SECRETARY VILSACK SEES CONTINUED STRONG FARM ECONOMY AND NEW OPPORTUNITIES PDF Print E-mail
News Releases - Agribusiness
Written by USDA Communications   
Monday, 27 February 2012 15:48

INTRO:  Agriculture Secretary Tom Vilsack told USDA’s annual Agricultural Outlook Forum that a good farm economy could be further bolstered with help from Congress. The USDA’s Bob Ellison has more. (2:14)

 

AGRICULTURE SECRETARY TOM VILSACK SAID TWENTY-TWELVE SHOULD BE ANOTHER GOOD YEAR FOR THE NATION’S FARM ECONOMY. SPEAKING TO THE ANNUAL AGRICULTURAL OUTLOOK FORUM HELD NEAR WASHINGTON D-C, VILSACK SAID THAT STRONG AG EXPORTS SHOULD BOOST THE FARM ECONOMY.

 

Tom Vilsack, Agriuclture Secretary: Strong trade opportunities bolstered by the passage of three free trade agreements last year, combined with Russia’s possible inclusion in the W-T-O, recent China purchase announcements and discussions of a trans-pacific trade partnership make us confident of having another strong year in trade. At the same time our domestic markets are expected to expand as well, with an improving economy, continued population of popular local and regional food systems and the development and the expansion of the bio-based products industry.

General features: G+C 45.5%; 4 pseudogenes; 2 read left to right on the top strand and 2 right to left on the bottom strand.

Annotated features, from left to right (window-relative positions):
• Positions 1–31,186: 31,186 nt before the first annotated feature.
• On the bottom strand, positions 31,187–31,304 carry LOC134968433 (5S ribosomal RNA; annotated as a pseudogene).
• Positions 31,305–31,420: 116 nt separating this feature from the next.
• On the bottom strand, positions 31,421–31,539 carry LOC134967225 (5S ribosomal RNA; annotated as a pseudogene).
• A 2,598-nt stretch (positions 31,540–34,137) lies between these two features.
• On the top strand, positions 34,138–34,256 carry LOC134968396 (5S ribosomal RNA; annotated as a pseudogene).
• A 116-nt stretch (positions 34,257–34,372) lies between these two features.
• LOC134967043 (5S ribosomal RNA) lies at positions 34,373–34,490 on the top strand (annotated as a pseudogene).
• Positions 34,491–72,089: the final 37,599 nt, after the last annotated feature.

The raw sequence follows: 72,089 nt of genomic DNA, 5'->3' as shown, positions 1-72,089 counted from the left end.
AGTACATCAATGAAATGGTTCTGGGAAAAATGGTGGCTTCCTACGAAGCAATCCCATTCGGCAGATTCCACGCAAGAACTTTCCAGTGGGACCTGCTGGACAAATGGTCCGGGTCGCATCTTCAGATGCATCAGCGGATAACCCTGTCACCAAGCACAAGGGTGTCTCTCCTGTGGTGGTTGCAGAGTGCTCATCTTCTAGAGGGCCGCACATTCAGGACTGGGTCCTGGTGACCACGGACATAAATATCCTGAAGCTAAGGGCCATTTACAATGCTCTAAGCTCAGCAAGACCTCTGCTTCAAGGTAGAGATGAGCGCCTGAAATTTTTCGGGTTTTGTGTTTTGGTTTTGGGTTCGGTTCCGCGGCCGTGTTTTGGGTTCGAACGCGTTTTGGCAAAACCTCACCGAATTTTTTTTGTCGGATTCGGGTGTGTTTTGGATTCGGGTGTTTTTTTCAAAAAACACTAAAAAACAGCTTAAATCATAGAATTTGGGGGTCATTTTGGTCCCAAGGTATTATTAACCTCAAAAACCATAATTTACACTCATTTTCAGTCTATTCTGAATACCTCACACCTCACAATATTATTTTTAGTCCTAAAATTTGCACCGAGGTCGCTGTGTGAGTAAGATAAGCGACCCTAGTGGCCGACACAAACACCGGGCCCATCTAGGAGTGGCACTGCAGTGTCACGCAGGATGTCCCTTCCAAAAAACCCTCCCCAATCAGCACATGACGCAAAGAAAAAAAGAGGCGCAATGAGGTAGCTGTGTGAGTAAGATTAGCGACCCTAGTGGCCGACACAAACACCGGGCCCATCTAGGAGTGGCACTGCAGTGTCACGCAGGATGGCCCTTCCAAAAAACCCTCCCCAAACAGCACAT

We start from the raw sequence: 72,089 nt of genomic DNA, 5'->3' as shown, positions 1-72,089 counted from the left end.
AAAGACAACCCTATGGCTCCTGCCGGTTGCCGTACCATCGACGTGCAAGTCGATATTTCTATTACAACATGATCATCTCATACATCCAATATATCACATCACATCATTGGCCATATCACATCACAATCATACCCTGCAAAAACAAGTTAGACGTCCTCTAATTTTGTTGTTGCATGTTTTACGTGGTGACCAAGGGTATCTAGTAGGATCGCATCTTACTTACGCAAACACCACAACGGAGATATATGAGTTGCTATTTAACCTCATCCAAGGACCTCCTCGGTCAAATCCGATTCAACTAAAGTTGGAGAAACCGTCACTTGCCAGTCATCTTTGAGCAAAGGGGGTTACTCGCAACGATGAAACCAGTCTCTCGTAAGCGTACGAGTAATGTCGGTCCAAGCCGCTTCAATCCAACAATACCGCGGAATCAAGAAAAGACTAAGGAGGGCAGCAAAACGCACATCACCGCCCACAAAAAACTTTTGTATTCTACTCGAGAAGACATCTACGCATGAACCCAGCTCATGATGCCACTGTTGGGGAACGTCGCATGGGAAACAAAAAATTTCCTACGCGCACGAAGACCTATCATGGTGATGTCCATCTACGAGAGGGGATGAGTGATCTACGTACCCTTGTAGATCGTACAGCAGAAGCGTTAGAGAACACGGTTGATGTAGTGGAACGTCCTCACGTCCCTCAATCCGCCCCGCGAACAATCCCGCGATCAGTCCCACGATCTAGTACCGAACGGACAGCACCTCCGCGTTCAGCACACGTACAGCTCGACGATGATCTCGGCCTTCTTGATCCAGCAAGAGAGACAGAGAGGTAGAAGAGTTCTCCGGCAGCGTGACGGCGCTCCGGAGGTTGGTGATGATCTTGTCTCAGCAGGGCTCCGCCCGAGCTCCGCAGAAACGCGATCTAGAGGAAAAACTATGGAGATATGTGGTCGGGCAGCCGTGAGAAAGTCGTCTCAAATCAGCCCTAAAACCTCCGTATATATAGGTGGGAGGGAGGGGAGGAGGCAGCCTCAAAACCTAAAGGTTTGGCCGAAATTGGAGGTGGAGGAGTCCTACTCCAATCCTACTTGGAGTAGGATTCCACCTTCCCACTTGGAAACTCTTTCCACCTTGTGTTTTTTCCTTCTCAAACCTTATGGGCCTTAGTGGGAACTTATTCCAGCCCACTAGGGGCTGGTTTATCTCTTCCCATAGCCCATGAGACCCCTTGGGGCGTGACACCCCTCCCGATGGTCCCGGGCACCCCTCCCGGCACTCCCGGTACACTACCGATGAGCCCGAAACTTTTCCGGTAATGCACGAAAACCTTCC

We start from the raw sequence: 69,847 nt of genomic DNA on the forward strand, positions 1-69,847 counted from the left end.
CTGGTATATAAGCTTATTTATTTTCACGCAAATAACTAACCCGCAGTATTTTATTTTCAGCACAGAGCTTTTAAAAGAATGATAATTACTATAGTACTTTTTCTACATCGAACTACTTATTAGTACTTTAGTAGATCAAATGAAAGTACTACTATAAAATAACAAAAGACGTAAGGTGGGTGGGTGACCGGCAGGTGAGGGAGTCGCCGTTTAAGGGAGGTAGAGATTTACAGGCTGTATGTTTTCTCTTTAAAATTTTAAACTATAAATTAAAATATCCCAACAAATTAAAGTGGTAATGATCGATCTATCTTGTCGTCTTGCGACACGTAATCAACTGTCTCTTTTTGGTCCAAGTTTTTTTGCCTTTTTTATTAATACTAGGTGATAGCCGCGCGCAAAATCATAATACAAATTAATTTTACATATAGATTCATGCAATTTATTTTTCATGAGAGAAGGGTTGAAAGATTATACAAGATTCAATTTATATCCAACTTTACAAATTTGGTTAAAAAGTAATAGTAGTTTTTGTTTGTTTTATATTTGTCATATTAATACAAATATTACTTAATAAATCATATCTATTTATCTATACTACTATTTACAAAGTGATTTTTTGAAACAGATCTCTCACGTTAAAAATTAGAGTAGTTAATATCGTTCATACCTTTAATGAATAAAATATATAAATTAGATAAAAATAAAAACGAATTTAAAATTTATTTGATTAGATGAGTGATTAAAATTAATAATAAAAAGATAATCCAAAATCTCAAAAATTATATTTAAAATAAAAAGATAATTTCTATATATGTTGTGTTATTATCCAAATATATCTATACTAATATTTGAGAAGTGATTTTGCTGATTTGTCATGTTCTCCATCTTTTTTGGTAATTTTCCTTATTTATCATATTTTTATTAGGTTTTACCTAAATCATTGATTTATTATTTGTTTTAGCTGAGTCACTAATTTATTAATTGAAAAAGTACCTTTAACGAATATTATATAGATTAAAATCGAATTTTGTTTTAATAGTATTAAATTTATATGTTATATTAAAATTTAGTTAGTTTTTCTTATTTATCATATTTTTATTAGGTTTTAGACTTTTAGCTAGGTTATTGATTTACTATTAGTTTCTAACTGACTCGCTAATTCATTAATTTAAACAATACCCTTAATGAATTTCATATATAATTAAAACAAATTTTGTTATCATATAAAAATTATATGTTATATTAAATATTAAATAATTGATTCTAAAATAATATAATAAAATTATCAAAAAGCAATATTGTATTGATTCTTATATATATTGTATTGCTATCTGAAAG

AND VILSACK SAID CONGRESS COULD HELP THE BIO-BASED PRODUCTS INDUSTRY WITH ATTENTION IN THE NEXT FARM BILL.

 

Vilsack: With the emergence of new ways to use crops, grasses, woody biomass and livestock waste to produce chemicals, polymers and fibers in thousands of biobased companies across rural America you can understand why I’m excited about the future of American agriculture and of rural America. Now as Congress considers the next farm bill efforts should be placed on programs and strategies to help this bio-economy take hold.

 

AND ALSO ON THE NEXT FARM BILL, VILSACK CALLED ON CONGRESS TO CONSIDER U-S AGRICULTURE’S LONG-TERM VIABILITY.

 

Vilsack: To attract and retain the next generation of farmers, we need to be far more creative in the crafting of this farm bill than we’ve been in past farm bills. We must make a commitment to the next generation of farmers and we must make that commitment as important to the nation’s future as any other commitment we make to the future generations of scientists, engineers or teachers because after all nobody can do their job very well without food.

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